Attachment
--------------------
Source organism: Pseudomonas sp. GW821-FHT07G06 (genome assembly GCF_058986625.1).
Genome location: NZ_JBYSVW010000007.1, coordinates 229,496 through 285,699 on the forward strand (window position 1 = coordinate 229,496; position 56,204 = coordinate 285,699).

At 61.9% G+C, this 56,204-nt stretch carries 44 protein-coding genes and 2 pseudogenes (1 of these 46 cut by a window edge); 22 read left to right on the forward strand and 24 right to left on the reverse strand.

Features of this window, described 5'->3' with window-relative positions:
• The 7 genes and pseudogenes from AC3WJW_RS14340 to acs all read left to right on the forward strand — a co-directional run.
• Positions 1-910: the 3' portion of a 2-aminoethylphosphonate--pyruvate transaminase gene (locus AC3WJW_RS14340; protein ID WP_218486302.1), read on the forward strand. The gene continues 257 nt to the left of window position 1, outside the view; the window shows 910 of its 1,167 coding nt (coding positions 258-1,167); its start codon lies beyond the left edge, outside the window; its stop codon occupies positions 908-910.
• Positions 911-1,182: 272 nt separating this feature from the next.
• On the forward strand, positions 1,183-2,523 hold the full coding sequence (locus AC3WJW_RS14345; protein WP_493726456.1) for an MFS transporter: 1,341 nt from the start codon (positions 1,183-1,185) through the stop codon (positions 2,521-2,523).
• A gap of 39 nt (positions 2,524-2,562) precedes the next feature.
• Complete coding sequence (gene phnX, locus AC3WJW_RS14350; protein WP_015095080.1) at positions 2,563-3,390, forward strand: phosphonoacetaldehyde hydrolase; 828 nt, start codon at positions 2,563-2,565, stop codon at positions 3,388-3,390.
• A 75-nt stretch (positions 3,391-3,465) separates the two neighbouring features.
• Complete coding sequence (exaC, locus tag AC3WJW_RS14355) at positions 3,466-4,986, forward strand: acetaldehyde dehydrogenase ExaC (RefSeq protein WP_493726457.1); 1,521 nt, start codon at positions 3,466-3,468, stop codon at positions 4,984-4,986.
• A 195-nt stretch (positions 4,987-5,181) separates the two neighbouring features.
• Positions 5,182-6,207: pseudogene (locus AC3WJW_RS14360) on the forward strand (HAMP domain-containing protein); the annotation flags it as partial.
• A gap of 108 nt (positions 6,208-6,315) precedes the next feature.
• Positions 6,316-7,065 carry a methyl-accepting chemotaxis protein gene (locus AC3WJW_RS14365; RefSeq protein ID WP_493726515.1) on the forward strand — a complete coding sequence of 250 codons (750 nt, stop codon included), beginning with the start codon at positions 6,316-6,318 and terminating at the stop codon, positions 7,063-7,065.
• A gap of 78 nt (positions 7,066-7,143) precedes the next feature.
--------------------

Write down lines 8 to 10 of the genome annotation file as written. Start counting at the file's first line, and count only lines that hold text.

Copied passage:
• On the forward strand, positions 1,183-2,523 hold the full coding sequence (locus AC3WJW_RS14345; protein WP_493726456.1) for an MFS transporter: 1,341 nt from the start codon (positions 1,183-1,185) through the stop codon (positions 2,521-2,523).
• A gap of 39 nt (positions 2,524-2,562) precedes the next feature.
• Complete coding sequence (gene phnX, locus AC3WJW_RS14350; protein WP_015095080.1) at positions 2,563-3,390, forward strand: phosphonoacetaldehyde hydrolase; 828 nt, start codon at positions 2,563-2,565, stop codon at positions 3,388-3,390.